As I expected, she pointed her canon at them and started unloading. Most of what she said, does not bear repeating. But one thing was telling. “You guys don’t know the half of my f&^%$#@* life, So, until you walk a day in my d*$# shoes. . . Yeah sorry I don’t have 3beautiful kids an awesome husband and a family who supports me.”

Why was this telling?

photoshoppedBecause her assumption is based on a fundamental misconception: that who we are on facebook is an honest reflection of our lives. She honestly thought that the view she was getting of peoples’ lives on facebook was their reality, and when she compared that to her own life, she became angry and bitter.

I’ve blogged about this before (check out The Grass is Always Greener . . . ). Most of us do not do what my cousin does. We do not spew our worst days, our failings, and our heartbreaks all over facebook. We post our special moments, our successes and our good times. We post our best selves. We want the world to believe that we are doing it, that we are living the dream–that we’ve arrived.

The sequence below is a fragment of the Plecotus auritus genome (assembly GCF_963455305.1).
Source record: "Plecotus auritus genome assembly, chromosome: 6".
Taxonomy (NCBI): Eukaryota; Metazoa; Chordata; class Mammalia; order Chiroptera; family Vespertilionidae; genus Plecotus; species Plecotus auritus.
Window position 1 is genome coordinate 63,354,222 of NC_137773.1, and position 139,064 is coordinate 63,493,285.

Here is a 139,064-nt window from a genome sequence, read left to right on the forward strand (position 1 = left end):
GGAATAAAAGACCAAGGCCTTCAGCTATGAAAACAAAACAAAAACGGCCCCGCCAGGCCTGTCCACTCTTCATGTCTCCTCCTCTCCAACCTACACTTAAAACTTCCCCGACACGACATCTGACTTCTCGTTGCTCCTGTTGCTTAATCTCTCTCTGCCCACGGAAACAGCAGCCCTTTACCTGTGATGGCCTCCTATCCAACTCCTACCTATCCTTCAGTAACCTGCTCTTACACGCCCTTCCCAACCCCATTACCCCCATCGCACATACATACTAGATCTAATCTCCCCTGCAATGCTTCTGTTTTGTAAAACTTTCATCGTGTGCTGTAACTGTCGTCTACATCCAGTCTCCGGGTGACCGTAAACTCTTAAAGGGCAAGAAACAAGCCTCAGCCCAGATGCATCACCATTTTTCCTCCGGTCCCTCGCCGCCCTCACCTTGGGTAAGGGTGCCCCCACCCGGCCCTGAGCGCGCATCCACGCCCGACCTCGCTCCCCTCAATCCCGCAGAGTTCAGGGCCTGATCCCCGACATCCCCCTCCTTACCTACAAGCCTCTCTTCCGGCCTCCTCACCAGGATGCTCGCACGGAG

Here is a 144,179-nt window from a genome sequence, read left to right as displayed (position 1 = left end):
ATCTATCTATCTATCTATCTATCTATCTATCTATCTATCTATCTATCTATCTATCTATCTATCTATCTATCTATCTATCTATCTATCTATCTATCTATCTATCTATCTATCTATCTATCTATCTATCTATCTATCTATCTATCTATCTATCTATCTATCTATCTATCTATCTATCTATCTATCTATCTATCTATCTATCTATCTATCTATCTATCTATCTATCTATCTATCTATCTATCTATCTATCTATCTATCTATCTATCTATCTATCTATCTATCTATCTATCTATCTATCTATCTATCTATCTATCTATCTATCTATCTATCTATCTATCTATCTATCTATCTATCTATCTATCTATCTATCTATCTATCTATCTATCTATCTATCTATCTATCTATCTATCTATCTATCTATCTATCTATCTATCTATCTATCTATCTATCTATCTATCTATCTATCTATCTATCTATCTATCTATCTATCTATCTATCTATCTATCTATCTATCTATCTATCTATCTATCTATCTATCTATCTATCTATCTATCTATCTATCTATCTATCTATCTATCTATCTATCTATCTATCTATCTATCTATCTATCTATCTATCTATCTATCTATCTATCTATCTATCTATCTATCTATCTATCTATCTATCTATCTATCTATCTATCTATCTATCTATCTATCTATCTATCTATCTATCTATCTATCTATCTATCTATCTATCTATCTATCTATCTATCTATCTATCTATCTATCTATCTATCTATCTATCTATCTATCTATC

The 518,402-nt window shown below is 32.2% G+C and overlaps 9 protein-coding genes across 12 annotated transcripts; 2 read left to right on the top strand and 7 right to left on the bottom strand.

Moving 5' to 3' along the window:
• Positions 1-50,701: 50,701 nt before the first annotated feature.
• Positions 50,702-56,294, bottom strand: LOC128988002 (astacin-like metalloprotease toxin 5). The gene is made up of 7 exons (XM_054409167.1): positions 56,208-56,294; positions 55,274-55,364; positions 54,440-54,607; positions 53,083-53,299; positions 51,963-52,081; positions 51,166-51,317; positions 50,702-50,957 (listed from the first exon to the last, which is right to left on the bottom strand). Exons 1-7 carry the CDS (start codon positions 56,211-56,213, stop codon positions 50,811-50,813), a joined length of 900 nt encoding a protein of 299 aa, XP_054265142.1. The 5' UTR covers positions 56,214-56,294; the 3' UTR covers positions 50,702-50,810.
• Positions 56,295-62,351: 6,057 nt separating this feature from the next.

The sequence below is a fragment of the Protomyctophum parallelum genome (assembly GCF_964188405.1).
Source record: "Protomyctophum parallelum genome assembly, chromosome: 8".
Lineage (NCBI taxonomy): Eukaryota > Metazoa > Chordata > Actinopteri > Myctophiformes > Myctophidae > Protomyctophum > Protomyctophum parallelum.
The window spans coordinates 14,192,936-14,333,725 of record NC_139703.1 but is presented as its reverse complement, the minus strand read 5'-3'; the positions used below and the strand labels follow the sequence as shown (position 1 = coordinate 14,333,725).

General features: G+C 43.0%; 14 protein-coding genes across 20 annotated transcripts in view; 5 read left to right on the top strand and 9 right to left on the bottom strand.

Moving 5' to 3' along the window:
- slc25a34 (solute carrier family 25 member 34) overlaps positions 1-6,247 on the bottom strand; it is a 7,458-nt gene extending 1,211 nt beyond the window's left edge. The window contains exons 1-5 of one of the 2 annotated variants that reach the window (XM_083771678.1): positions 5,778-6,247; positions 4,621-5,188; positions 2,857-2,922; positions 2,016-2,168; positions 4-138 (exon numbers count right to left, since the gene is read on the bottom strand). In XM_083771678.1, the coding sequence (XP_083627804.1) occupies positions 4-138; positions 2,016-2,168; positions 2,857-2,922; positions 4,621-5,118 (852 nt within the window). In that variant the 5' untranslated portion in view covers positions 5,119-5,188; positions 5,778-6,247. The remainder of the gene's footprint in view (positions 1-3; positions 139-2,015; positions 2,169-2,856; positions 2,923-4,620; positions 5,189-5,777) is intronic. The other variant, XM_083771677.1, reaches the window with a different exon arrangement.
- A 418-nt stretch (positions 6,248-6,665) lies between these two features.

This is a cultural failing that we have–this impossible grasping for perfection. Even our models, the most beautiful among us, are photoshopped, because even they are not perfect in their beauty. We, especially the women, live under a continual pall of insecurity because we cannot attain the unattainable–we cannot look like the     photoshopped images we see on a daily basis.

I absolutely love Meghan Trainor’s song “All About that Base,” because it addresses this head on. We are making generations of women feel as if they are inferior because they cannot be, what no one can be.

Facebook can have the same affect. We post only the pictures that make us feel beautiful, the moments that show that we are special, the events that paint us as successful. Our facebook selves are photshopped selves. They are the selves we wish we were, not the selves that we really are.

We are a disingenuous culture. We are rarely honest with anyone, even ourselves.